Secret weapon: In two years, the Tampa Bay Buccaneers have developed quarterback Josh Freeman into one of the better starters in the league. The man largely responsible is offensive coordinator Greg Olson, who navigated a disastrous 2009 preseason -- coach Raheem Morris promoted him in the middle of training camp after firing Jeff Jagodzinski -- and NFL teams often seek out coaches with success developing young quarterbacks.

"I think Olson deserves a ton of credit for developing Freeman so quickly," said NFC South blogger Pat Yasinskas. "Freeman threw for 25 touchdowns and six interceptions in his first full season as a starter and carried an incredibly young team to a 10-6 record. I also think people need to look at what Olson did last year with rookie running back LeGarrette Blount and rookie receiver Mike Williams. He helped make them into instant stars."

Super Bowl entitlement: The Green Bay Packers were the only team to place more than one name in the top 10, as would be expected from a championship team. Assistant head coach/inside linebackers Winston Moss is at No. 6, while safeties coach Darren Perry finished No. 10. I also voted for receivers coach Edgar Bennett, who has moved over from running backs coach and is clearly being groomed for bigger things.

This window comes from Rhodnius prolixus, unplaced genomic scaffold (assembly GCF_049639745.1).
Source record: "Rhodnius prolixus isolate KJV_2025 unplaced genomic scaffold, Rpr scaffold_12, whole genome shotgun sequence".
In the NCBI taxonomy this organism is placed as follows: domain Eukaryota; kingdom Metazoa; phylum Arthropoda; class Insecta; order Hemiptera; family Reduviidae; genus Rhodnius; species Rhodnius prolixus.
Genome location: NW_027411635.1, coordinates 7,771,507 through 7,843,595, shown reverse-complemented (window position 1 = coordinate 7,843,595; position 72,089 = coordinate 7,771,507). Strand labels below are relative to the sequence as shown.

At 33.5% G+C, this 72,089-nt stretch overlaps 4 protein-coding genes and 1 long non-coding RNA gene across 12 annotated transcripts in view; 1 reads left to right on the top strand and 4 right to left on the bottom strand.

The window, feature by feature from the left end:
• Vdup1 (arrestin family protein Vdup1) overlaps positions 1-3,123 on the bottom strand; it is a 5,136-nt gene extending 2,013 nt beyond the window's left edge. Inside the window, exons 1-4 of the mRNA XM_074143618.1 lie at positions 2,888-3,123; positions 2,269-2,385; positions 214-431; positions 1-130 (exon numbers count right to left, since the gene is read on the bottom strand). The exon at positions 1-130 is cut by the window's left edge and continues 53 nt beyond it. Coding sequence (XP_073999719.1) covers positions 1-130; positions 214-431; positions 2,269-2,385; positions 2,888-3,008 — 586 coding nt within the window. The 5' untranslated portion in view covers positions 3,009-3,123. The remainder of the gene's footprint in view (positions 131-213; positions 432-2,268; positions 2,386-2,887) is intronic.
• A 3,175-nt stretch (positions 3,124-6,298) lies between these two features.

I'll detail my ranking of the Packers' assistants, including why I think so highly of Perry, in a future post for NFC North readers. But we'll say this for now: Moss is a strong leader who has drawn interest from the Raiders, while Perry is a disciple of Packers defensive coordinator Dom Capers and his coveted 3-4 scheme.
 
  Getty Images
  Who has a better chance of being 2009 NFL Rookie of the Year: the Vikings' Percy Harvin or the Cardinals' Chris Wells? The bloggers debate.

Posted by ESPN.com's Mike Sando and Kevin Seifert

Nothing gets the football juices flowing in April like drafting an exciting skill position player.

Fans in Minnesota are already envisioning receiver Percy Harvin dashing through the secondary on the way to a long touchdown. In Arizona, they're wondering how many defenders tailback Beanie Wells is going to run over on the way to a 1,000-yard season.

Who will be the NFL's 2009 Rookie of the Year? It's a little early to crown a winner, but Harvin and Wells are two strong candidates. Our NFC West and NFC North bloggers take an early stance:

 
  AP Photo/Star Tribune, Carlos Gonzalez
  Minnesota first-round draft pick Percy Harvin will get a chance to put up big numbers for the Vikings.
Kevin Seifert: Well, Mike, we're three months from training camp and 4 1/2 months from the start of the regular season. There's no way to predict for sure where the voters will land. But I'll tell you this much: Harvin is going to get every opportunity to put up Rookie of the Year numbers.

Early on, I think the Vikings will ease him in as a punt and kickoff returner -- with selected packages for him on offense. But it might not take much. Harvin is the kind of playmaker who could have a pretty high ratio of touchdowns to touches.

There are veterans who likely will start ahead of him, but when Harvin gets in the game he'll be quick to make things happen. Think of him as the receiving version of New Orleans tailback Reggie Bush. He can make people miss once the ball gets in his hands.